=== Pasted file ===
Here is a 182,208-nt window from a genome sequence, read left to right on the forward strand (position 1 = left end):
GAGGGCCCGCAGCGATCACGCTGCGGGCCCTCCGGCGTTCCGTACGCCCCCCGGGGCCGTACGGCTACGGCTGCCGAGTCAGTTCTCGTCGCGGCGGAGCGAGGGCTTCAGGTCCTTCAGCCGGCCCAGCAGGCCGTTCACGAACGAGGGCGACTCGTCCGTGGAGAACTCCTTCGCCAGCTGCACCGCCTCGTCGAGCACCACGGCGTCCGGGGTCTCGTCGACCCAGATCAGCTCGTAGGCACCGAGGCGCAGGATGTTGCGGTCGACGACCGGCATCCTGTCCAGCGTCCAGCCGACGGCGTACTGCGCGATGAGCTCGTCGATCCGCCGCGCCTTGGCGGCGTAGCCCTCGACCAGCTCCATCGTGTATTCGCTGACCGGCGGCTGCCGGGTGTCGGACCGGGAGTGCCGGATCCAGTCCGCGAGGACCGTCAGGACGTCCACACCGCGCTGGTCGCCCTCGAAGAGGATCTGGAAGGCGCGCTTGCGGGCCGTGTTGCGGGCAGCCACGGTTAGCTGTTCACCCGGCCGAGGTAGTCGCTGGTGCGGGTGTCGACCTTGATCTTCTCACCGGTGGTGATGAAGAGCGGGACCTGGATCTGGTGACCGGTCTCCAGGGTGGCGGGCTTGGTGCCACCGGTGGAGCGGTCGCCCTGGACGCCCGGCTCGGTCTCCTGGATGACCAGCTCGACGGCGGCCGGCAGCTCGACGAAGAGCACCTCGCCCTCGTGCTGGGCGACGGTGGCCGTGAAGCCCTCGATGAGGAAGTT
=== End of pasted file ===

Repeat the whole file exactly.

Here is a 182,208-nt window from a genome sequence, read left to right on the forward strand (position 1 = left end):
GAGGGCCCGCAGCGATCACGCTGCGGGCCCTCCGGCGTTCCGTACGCCCCCCGGGGCCGTACGGCTACGGCTGCCGAGTCAGTTCTCGTCGCGGCGGAGCGAGGGCTTCAGGTCCTTCAGCCGGCCCAGCAGGCCGTTCACGAACGAGGGCGACTCGTCCGTGGAGAACTCCTTCGCCAGCTGCACCGCCTCGTCGAGCACCACGGCGTCCGGGGTCTCGTCGACCCAGATCAGCTCGTAGGCACCGAGGCGCAGGATGTTGCGGTCGACGACCGGCATCCTGTCCAGCGTCCAGCCGACGGCGTACTGCGCGATGAGCTCGTCGATCCGCCGCGCCTTGGCGGCGTAGCCCTCGACCAGCTCCATCGTGTATTCGCTGACCGGCGGCTGCCGGGTGTCGGACCGGGAGTGCCGGATCCAGTCCGCGAGGACCGTCAGGACGTCCACACCGCGCTGGTCGCCCTCGAAGAGGATCTGGAAGGCGCGCTTGCGGGCCGTGTTGCGGGCAGCCACGGTTAGCTGTTCACCCGGCCGAGGTAGTCGCTGGTGCGGGTGTCGACCTTGATCTTCTCACCGGTGGTGATGAAGAGCGGGACCTGGATCTGGTGACCGGTCTCCAGGGTGGCGGGCTTGGTGCCACCGGTGGAGCGGTCGCCCTGGACGCCCGGCTCGGTCTCCTGGATGACCAGCTCGACGGCGGCCGGCAGCTCGACGAAGAGCACCTCGCCCTCGTGCTGGGCGACGGTGGCCGTGAAGCCCTCGATGAGGAAGTT